A ForeWord Reviews Book of the Year!
Noah's wife is Na'amah, a brilliant young girl who only wishes to be a shepherdess on her beloved hills in ancient Turkey—a desire shattered by the hatred of her powerful brother, the love of two men, and a looming disaster that threatens her world.
Noah built an ark—but this story has never been told!
“My name, Na’amah, means pleasant or beautiful. I am not always pleasant, but I am beautiful. Perhaps that is why I am trundled atop this beast like a roll of hides for market and surrounded by grim-faced men. If my captors had bothered to ask me, I would have told them that their prize is of questionable value because my mind is damaged. But they did not, and I lie draped, belly down, across the back of an auroch, a large black ox with an eel stripe that runs down his spine and a stench worse than a rutting goat. My mouth is parched and swollen with dried blood, and every step the animal takes sends a jolt of pain into my chest. Snatches of ground appear between the cloven hooves—a succession of earth, grass, and rock obscured by the dark tangle of my hair—all I have to measure the growing distance from the life I have known.”
Noah’s Wife by T. K. Thorne is a fascinating novel about Na’amah, the woman who was married to Noah. From start to finish, this was truly an engaging tale. Na’amah is an autistic savant, born with a misshapen head during the birth process. Normally, the village would have cast her out and left the infant to die, but her grandmother, Savta, managed to convince the elders that her condition was only temporary. So she lived.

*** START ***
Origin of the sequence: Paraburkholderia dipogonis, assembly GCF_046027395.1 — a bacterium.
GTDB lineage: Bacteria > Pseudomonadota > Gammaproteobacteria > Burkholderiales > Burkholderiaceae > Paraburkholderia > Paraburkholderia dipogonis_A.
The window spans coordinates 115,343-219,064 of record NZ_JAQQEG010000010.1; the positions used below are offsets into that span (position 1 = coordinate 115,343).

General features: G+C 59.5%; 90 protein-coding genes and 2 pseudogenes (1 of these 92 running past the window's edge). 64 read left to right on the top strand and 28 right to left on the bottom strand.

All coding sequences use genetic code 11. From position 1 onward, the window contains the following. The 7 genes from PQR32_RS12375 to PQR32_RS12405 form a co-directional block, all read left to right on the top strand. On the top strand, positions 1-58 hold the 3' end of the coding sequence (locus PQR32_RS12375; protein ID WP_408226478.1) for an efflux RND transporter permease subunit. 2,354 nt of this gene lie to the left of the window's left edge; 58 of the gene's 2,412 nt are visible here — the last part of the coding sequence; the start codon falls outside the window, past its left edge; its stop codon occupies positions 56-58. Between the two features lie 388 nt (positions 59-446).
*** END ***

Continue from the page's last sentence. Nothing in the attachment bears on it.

As Na’amah grows into womanhood, Noah, a young man of about 25 years, asks for her hand in marriage. The marriage is approved by her father, but her brother is against the union. Rather, he wants her to marry an old friend. With her brother’s assistance, the young man steals her maidenhood and they have Noah severely beaten. Na’amah flees, and is captured into slavery just as she realizes she is pregnant as a result of the rape. This sets of a journey for her to return to Noah, whom she has come to trust and love.
The novel is set several years before the flood and focuses on Na’amah and Noah’s early life. It is a story of her abuse by villagers and her struggles to overcome not only the stigma of her birth, but to integrate herself into a society that shuns her because of her handicap or special abilities.
The author’s interpretation of civilization in 5000 B.C. is completely absorbing. The beliefs, norms, and culture of the times are interpreted in an manner engaging to the reader. The storyline and easy prose also keeps one’s interest to the end. And what I liked about it, was that it wasn’t presented in an overly religious manner. Rather, the story stands for itself. This is a wonderfully creative, highly detailed tale of a time long, long ago, and of a lesser known woman who forged her way through life despite the tremendous odds against her. A lovely read!
|From History and Women|